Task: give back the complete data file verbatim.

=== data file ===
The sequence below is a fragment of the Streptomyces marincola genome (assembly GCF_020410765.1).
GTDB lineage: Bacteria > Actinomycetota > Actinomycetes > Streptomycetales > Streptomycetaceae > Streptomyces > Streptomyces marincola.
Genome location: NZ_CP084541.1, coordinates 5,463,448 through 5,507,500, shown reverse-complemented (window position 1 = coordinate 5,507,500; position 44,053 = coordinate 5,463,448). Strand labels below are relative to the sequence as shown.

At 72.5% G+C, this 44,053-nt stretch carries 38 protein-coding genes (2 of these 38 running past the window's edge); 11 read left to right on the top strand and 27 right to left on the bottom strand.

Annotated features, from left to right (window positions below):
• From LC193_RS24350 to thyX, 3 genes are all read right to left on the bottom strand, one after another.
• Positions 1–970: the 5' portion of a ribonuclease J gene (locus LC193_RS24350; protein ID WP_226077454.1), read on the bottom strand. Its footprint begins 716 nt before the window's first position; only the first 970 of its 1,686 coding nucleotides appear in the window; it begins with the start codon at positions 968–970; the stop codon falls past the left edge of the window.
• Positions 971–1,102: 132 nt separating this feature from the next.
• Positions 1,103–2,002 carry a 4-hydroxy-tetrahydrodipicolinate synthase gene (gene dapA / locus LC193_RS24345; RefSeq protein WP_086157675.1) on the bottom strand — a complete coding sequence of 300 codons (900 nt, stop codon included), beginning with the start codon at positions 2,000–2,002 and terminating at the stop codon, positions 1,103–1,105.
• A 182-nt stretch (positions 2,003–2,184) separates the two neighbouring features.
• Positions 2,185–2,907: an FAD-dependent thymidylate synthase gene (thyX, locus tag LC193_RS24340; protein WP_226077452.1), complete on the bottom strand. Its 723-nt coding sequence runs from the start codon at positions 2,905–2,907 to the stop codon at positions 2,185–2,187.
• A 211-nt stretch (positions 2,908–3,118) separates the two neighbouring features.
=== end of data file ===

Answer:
The sequence below is a fragment of the Streptomyces marincola genome (assembly GCF_020410765.1).
GTDB lineage: Bacteria > Actinomycetota > Actinomycetes > Streptomycetales > Streptomycetaceae > Streptomyces > Streptomyces marincola.
Genome location: NZ_CP084541.1, coordinates 5,463,448 through 5,507,500, shown reverse-complemented (window position 1 = coordinate 5,507,500; position 44,053 = coordinate 5,463,448). Strand labels below are relative to the sequence as shown.

At 72.5% G+C, this 44,053-nt stretch carries 38 protein-coding genes (2 of these 38 running past the window's edge); 11 read left to right on the top strand and 27 right to left on the bottom strand.

Annotated features, from left to right (window positions below):
• From LC193_RS24350 to thyX, 3 genes are all read right to left on the bottom strand, one after another.
• Positions 1–970: the 5' portion of a ribonuclease J gene (locus LC193_RS24350; protein ID WP_226077454.1), read on the bottom strand. Its footprint begins 716 nt before the window's first position; only the first 970 of its 1,686 coding nucleotides appear in the window; it begins with the start codon at positions 968–970; the stop codon falls past the left edge of the window.
• Positions 971–1,102: 132 nt separating this feature from the next.
• Positions 1,103–2,002 carry a 4-hydroxy-tetrahydrodipicolinate synthase gene (gene dapA / locus LC193_RS24345; RefSeq protein WP_086157675.1) on the bottom strand — a complete coding sequence of 300 codons (900 nt, stop codon included), beginning with the start codon at positions 2,000–2,002 and terminating at the stop codon, positions 1,103–1,105.
• A 182-nt stretch (positions 2,003–2,184) separates the two neighbouring features.
• Positions 2,185–2,907: an FAD-dependent thymidylate synthase gene (thyX, locus tag LC193_RS24340; protein WP_226077452.1), complete on the bottom strand. Its 723-nt coding sequence runs from the start codon at positions 2,905–2,907 to the stop codon at positions 2,185–2,187.
• A 211-nt stretch (positions 2,908–3,118) separates the two neighbouring features.